‘Geordie Girl in a red dress’, (2011). Oil on linen, 90 x 120 cm2011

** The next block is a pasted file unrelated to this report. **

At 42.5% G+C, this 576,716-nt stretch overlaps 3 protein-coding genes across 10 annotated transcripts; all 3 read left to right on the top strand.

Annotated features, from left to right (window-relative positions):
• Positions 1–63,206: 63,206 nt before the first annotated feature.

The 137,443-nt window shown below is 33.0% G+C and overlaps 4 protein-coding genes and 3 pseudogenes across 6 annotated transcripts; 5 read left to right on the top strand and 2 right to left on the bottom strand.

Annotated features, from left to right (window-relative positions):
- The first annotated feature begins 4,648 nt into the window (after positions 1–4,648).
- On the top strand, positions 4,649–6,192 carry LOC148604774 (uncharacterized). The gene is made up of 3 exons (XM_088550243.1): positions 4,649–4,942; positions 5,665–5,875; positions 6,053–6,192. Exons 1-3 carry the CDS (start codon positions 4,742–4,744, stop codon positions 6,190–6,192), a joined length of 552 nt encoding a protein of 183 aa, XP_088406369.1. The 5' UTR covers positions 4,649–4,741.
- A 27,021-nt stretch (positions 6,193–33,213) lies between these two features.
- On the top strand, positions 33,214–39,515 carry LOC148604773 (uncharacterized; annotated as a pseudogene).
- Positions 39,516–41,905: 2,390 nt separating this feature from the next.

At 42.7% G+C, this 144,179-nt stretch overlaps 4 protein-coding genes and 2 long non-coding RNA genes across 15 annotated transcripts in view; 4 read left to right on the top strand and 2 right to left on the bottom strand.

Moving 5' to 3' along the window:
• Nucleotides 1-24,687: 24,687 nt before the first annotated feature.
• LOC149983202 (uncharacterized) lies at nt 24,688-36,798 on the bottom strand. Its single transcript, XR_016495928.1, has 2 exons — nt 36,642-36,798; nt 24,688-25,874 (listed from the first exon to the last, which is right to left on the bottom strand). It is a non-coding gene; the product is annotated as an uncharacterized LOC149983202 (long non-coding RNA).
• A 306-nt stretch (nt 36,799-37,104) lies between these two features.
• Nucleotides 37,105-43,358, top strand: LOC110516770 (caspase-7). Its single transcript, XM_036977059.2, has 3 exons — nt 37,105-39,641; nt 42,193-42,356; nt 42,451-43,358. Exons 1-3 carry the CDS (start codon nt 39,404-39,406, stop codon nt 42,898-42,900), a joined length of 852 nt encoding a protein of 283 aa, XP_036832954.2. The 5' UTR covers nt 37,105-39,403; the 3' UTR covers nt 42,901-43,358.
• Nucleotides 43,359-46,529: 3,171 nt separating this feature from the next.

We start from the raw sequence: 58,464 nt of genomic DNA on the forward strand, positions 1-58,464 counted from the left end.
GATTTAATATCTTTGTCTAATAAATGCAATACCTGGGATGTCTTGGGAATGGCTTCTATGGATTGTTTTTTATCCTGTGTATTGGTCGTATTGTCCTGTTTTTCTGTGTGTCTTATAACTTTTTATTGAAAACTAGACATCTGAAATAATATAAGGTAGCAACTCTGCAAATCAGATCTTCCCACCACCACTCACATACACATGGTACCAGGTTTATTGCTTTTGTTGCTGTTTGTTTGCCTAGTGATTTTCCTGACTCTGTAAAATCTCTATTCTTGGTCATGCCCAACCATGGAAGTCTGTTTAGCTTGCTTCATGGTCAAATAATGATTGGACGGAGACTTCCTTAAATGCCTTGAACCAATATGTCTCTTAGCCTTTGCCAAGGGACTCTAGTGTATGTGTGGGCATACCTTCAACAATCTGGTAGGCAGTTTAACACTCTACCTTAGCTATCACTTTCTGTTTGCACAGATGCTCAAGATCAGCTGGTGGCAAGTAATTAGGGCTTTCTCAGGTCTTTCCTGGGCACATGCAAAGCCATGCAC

I met Margaret Clark at art school in Newcastle upon Tyne in the late 1950s where she was studying fine art and printed textiles. She lived with her sister Patsy and parents in the poor, working class, West End district of Elswick (178 Stone St) not far from Newcastle's football ground - St Jame's Park - and the Scotswood Rd. The houses consisted of two flats and she lived in an upper one. To reach an outside toilet and coal bunker one had to descend a flight of steps into a small back yard. (There were no gardens front or back.) This was a cold and hazardous journey during snowy winters. Her father worked in a shipyard and his Geordie accent was so strong I could hardly understand him. Her mother was of Irish origin and a staunch Catholic. Despite her lowly origins, Margaret earned a place at university and she was design and fashion conscious. She often made her own clothes by imitating images in fashion magazines. She wore such a red dress - a common fashion icon - made from a soft, body-hugging material when we were courting and naturally it prompted a highly erotic episode. American academics have even conducted psychological research into the erotic power of red dresses. What appealed to me about this combination of portrait and townscape was the contrast between the youthful beauty of the female and the drab environment in which she had grown up.
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